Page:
The challenge of environmental governance: the case of mainstreaming biodiversity in productive landscapes, with specific reference to the Gouritz initiative in the Western Cape

Wessels, Nadia ; Kobus, Muller (2012-03)

Wessels, N. & Muller, K. 2012. The challenge of environmental governance: the case of mainstreaming biodiversity in productive landscapes, with specific reference to the Gouritz initiative in the Western Cape. South African Journal for Political Science and Public Administration, 31:3, pp31-52.

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Article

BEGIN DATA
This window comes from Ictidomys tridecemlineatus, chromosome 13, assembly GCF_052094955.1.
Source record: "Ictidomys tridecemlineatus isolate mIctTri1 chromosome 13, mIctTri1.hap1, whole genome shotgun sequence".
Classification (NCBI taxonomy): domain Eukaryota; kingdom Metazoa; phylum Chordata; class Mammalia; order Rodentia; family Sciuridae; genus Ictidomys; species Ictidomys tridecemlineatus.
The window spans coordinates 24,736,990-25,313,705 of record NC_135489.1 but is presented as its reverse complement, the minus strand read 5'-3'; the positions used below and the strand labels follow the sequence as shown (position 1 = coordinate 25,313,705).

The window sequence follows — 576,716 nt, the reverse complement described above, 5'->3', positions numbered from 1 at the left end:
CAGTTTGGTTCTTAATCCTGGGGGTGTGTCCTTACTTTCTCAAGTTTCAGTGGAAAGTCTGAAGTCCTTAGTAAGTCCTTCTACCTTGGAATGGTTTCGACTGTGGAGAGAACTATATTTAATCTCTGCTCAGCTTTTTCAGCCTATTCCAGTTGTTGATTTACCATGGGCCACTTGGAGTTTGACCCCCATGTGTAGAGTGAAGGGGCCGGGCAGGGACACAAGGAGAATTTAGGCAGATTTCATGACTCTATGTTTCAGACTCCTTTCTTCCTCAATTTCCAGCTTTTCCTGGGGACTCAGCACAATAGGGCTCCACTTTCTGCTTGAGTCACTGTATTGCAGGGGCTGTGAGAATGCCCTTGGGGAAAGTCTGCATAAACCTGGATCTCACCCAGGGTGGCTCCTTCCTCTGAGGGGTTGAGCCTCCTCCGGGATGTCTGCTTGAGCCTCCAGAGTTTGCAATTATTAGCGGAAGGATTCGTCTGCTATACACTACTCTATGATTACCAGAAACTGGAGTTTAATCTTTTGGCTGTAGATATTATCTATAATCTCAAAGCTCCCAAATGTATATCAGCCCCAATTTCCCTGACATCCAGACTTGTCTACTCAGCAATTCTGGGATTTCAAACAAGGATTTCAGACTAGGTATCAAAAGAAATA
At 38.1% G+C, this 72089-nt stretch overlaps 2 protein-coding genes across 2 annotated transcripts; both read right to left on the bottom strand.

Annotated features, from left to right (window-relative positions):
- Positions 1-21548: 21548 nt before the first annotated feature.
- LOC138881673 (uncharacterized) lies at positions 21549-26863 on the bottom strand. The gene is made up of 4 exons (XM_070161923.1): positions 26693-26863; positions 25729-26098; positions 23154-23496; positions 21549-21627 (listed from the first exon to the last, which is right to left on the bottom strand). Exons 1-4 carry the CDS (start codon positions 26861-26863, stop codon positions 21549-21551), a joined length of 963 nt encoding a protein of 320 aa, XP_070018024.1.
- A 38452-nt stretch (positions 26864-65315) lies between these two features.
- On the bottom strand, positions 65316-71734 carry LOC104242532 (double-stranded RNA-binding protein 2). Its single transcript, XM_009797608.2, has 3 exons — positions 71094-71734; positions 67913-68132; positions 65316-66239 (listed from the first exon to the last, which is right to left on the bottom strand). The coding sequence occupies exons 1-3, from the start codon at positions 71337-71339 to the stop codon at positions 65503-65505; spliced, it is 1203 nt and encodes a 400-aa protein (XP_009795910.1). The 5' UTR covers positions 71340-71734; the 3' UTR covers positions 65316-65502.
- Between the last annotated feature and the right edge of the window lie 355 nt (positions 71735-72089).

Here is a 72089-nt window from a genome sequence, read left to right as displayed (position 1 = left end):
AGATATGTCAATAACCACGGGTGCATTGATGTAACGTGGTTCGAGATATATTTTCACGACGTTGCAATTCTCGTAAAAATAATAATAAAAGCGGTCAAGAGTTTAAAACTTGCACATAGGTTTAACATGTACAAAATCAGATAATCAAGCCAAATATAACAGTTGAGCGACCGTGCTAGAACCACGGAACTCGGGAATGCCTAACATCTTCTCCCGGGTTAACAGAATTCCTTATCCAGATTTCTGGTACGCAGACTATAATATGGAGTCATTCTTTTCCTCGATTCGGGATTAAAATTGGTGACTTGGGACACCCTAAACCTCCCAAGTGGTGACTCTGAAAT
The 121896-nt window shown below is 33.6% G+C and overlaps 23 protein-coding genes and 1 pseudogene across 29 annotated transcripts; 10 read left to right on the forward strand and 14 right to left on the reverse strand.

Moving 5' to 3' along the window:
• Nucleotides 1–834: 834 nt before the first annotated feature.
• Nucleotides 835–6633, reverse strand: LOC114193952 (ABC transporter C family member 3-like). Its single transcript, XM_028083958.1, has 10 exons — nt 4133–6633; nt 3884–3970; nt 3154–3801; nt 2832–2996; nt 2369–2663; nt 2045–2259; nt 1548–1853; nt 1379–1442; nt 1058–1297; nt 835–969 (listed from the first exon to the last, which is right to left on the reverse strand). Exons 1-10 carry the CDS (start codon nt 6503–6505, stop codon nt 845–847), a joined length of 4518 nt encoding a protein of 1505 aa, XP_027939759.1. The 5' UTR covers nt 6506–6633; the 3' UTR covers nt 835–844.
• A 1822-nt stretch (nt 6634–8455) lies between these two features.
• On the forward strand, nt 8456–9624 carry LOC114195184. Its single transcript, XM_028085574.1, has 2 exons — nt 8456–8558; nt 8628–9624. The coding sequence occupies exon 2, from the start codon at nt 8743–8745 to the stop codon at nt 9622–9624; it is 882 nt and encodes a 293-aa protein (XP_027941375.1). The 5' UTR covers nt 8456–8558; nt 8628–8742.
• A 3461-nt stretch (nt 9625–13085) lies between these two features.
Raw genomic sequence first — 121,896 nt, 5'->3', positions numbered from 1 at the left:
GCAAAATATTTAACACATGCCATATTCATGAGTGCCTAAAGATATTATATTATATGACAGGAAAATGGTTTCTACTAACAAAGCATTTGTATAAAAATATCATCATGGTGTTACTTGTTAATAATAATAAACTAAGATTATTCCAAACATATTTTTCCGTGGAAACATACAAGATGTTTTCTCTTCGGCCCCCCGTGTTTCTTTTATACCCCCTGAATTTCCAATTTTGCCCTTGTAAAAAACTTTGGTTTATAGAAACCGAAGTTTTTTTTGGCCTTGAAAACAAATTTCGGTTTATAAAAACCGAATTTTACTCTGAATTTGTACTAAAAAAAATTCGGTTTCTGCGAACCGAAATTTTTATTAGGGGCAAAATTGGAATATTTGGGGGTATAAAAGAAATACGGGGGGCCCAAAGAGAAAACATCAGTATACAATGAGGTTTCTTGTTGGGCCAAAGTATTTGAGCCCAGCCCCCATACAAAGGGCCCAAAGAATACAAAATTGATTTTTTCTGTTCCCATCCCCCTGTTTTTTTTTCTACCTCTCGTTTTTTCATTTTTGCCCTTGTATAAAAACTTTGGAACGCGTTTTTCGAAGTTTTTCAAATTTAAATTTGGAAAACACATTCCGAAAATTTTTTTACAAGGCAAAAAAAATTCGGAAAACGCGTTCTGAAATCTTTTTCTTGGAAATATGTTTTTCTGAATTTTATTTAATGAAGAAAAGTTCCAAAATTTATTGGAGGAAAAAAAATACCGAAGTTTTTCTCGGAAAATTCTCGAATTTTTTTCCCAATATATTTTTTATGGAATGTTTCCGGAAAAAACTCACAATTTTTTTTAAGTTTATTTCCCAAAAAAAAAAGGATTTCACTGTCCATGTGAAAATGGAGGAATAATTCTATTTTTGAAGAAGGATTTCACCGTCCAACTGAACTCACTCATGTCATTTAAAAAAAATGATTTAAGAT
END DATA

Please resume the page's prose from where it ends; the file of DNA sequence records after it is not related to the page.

South Africa boasts one of the world's richest and most diverse natural landscapes and is world-renowned for its biodiversity. The Cape Floristic Region, particularly, is the world's sixth and smallest floral kingdom and the only one housed within the confines of a single country and predominantly within the Western Cape Province. It is also the richest, with more than 9 000 plant species. This region is considered one of the world's 25 most threathened biodiversity hotspots; most of the priority areas fall outside of existing statutorily protected areas and are mainly on privately owned land. Ensuring ecological sustainability across a diverse range of productive sectors and landscapes requires partnerships and a form of environmental governance that mediates the interactions between society, the economy and ecological functions. The collaborative environmental governance process is complex, as a result of the multitude and diverse range of socio-economic and political issues; the cross-cutting nature of environmental issues that span national, provincial and local spheres of government; and the uncertainty and unpredictability of ecological processess and functions, particularly on a landscape scale. This article focuses on the Gouritz initiative, a landscape-scale conservation and development initiative in the Western Cape. It was established in recognition of the challenges of concurrent governance for the long-term protection of the area's globally significant biodiversity. The continued efforts of collaborative planning, implementation and adaptation in the Gouritz Initiative have demonstrated that despite the complex, ongoing challenges associated with cooperative environmental governance, conservation initiatives can be successful if society's nees, most of which are socio-economic, are balanced with the need for biodiversity protection.

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